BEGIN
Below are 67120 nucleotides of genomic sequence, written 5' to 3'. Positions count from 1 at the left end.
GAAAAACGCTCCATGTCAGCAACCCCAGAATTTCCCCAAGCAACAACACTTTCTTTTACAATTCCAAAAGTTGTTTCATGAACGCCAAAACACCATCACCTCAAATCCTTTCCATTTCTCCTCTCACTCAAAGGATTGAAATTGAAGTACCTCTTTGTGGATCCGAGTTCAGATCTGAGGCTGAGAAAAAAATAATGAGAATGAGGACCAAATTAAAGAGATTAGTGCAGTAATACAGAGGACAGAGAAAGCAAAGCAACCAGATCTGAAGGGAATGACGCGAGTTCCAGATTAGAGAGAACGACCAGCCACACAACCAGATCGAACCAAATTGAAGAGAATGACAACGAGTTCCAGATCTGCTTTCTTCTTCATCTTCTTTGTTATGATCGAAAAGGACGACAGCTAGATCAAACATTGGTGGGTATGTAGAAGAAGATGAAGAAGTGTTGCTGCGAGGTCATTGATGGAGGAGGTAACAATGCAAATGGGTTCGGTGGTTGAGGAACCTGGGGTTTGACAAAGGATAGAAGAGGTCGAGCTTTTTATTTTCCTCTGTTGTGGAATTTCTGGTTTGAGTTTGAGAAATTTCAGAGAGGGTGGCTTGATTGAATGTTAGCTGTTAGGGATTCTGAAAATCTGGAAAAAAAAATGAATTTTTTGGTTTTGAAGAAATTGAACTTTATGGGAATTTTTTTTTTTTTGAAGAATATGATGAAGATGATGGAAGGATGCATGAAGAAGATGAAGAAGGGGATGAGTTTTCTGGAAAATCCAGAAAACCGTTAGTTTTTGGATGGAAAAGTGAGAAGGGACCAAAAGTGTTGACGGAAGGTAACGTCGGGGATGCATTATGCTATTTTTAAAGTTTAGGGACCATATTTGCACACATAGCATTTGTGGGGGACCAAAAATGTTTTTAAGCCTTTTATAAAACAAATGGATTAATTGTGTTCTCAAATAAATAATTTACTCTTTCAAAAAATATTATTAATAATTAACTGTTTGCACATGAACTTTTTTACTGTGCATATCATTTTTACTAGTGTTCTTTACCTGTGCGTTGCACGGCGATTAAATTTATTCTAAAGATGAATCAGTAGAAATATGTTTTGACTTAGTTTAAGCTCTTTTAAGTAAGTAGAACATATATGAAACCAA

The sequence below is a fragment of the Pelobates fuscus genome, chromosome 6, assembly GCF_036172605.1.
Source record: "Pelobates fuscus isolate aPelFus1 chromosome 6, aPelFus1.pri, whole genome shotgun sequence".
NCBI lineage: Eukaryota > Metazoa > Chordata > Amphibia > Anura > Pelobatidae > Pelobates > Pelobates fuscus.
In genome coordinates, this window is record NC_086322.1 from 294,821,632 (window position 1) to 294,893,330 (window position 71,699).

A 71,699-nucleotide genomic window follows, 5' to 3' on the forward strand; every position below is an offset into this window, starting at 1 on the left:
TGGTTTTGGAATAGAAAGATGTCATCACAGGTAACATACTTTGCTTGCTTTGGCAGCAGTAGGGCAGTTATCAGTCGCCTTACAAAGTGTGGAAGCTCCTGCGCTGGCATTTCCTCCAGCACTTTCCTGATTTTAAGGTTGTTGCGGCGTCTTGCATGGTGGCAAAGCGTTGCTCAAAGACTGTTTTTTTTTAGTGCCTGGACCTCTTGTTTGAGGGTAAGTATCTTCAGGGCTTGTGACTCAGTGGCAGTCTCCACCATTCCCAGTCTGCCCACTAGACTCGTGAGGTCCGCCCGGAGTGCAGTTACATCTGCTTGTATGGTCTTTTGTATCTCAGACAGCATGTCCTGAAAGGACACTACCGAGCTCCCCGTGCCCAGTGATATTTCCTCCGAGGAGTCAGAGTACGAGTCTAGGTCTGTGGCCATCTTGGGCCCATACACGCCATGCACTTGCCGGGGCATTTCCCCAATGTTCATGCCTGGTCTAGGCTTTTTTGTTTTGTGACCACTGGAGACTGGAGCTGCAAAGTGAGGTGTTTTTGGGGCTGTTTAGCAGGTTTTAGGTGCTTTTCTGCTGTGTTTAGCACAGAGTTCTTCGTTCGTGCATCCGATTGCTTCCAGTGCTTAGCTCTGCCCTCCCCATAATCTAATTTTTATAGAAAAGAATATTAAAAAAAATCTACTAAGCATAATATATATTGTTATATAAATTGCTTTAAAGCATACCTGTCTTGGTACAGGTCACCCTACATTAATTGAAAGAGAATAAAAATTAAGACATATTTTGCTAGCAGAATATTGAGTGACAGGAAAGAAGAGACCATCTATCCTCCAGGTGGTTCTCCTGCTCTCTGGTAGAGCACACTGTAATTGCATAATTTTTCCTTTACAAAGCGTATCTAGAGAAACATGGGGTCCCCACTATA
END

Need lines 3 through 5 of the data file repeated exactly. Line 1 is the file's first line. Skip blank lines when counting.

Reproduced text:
The sequence below is a fragment of the Pelobates fuscus genome, chromosome 6, assembly GCF_036172605.1.
Source record: "Pelobates fuscus isolate aPelFus1 chromosome 6, aPelFus1.pri, whole genome shotgun sequence".
NCBI lineage: Eukaryota > Metazoa > Chordata > Amphibia > Anura > Pelobatidae > Pelobates > Pelobates fuscus.